Friday, 24 September 2010

Early Gehry, Quirky

Dennis Sharp’s “The Illustrated Encyclopedia of Architects and Architects” (Whitney Library of Design, 1991) is the ideal primer for a retiree who wants belatedly to specialize in one of his five Ph.D. prelims(American Art and Architecture). Consider, for example, my least favorite architect, Frank O. Gehry (b. 1929):”One of the ‘punk style’ architects, whose curious, irreverent buildings have been described as “functional sculpture” and Deconstructivist architecture.” (p.62.)

Long fascinated by painting and sculpture, his first notoriety derived in 1972 from his “chunky corrugated cardboard furniture”. “His distinctive exploded-then-reconstructed late architectural style began to emerge in the late 1970’s, when the design for his home in Santa Monica used corrugated metal, an exposed wooden frame and shields of chain link fencing.”

He whined that if Jasper Johns and Donald Judd “can make beauty with junk material, then why can’t that transfer into architecture?” The short answer is that two wrongs don’t necessarily make a right. The public function of a building is what establishes the perimeters of a structure, not the fantasies of an aspiring abstract inexpressivist sculptor. And as Aristotle argued centuries ago, to my complete agreement, the user of the building is the ultimate judge of its value, not any old Pritzker seeker.

Gehry continued his quirkiness with his Mid-Atlantic Toyota Distributorship offices in Santa Monica—a maze of odd-shaped offices painted in different colors. Then Loyola Law School L.A. with an aluminum portico and Romanesque-style chapel made from plywood and glass. Sharp concludes this ritual esthetic genuflection with ultimate praise for the Vitra Design Museum in Weil-am-Rhein, Germany, described as a “jumble of plain white geometric shapes” resembling a Russian Constructivist sculpture. “Inside is a calm top-lit space with galleries linked by bold curving ramps”.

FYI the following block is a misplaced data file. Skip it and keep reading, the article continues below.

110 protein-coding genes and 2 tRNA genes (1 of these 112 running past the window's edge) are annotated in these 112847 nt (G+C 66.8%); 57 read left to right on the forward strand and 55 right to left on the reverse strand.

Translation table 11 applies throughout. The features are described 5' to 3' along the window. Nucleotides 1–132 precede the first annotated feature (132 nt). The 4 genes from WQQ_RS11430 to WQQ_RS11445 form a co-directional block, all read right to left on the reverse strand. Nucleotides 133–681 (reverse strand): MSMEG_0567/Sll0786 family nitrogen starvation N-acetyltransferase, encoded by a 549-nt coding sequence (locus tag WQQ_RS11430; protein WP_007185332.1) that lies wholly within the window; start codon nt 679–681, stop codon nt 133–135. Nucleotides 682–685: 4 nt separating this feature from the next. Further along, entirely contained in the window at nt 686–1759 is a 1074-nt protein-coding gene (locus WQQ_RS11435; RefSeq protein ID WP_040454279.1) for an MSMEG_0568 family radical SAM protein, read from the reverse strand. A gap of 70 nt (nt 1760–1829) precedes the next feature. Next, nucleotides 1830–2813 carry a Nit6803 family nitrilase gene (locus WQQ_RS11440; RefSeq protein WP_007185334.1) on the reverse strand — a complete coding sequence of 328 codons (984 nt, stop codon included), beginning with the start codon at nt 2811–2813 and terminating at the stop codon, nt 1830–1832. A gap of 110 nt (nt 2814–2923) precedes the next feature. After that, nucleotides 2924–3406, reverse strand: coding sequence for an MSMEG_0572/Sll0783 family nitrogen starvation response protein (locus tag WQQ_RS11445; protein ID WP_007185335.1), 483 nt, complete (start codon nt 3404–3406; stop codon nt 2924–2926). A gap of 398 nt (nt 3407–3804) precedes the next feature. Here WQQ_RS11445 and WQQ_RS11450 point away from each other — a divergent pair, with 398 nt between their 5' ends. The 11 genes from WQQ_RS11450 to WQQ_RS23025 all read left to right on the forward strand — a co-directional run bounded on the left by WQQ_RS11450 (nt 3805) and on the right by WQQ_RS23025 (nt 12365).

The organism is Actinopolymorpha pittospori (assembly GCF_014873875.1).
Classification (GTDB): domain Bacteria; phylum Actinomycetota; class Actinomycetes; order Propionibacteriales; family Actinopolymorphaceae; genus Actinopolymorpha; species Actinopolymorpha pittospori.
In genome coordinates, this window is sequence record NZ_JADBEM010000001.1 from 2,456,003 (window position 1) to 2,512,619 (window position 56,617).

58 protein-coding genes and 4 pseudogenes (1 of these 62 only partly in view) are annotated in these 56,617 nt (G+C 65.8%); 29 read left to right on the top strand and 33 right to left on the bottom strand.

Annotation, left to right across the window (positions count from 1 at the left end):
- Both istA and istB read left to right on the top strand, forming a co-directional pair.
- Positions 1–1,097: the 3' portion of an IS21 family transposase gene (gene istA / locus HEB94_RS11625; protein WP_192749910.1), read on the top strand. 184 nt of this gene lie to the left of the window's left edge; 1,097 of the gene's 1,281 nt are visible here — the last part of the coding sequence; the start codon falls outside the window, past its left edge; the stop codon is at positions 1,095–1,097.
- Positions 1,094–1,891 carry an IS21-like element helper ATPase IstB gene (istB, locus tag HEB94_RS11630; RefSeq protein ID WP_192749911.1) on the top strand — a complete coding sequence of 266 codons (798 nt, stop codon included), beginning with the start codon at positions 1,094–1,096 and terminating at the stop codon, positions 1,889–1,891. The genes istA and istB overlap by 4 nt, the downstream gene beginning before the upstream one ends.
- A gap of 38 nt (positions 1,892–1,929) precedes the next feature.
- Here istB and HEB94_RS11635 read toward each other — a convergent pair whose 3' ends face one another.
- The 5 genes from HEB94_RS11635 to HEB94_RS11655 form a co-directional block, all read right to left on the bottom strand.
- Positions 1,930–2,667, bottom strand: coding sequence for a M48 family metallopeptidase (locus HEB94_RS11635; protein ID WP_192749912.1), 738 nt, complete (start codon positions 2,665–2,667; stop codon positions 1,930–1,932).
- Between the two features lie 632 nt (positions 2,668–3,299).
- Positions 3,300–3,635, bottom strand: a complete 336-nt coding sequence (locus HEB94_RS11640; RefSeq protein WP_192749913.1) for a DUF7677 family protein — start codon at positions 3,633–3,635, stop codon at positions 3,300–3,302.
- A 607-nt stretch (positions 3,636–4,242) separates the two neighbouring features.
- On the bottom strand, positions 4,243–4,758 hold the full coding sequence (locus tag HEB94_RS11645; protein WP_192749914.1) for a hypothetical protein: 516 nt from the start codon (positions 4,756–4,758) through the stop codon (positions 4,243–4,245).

Ah yes, the site of my first Gehric anti-epiphany! Vitra’s exposition history has made it my favorite design museum. But on my first visit I found climbing to that top had exhausted me, ramps or not. I sat down to catch my breath and speculate why I no longer buy the Bilbao principle! (Build a Titanium Rorschach puzzle and front with a Jeff Koons bubble and the cowed shall come.)

I got it. I was exhausted because FOG had designed it outside in. That Johnny Came Lately jumble of plain white shapes was the (literally) breath-taking climb of the ramps! Just as the last FOG I saw MART museum in Herford, Germany deploys tacky plywood as an offbeat entrance to the main gallery.I mean not first class plywood. Tacky tactics. “Get me a Gehry!” is the other-directed refrain of many mindless art museum functionaries to whom the off-beat is ipso facto the innovative superlative!

But a new architectural style may be raising its timid but brave head—“humanitarian design,” exemplified by San Francisco based idealist, Cameron Sinclair, founder of Architects for Humanity. Bilbao exemplifies what I call the Alice Rawsthorn Principle: 90 percent of our designers serve 10 percent of the population. The bottom 10% needs more help. Much more.

This all began in earnest in 1932 when the rich Harvard grad Philip C. Johnson defined style not human service as the main ingredient of Modern Architecture in his defining exhibition at MOMA. Almost a century later, under the more civilized (and humane) MOMA director Barry Bergdoll, human service reenters the global discussion of architecture. See Christopher Hawthorne, “Humanitarian design rises in MOMA’s upcoming ‘Small Scale, Big Change’,” L.A. Times (9/14/10). We need to stop praising the Quirk peddlers and think more about the 90% who are mostly ignored by our designers. I think we’re ready to come to architectural terms with our global neighbors.

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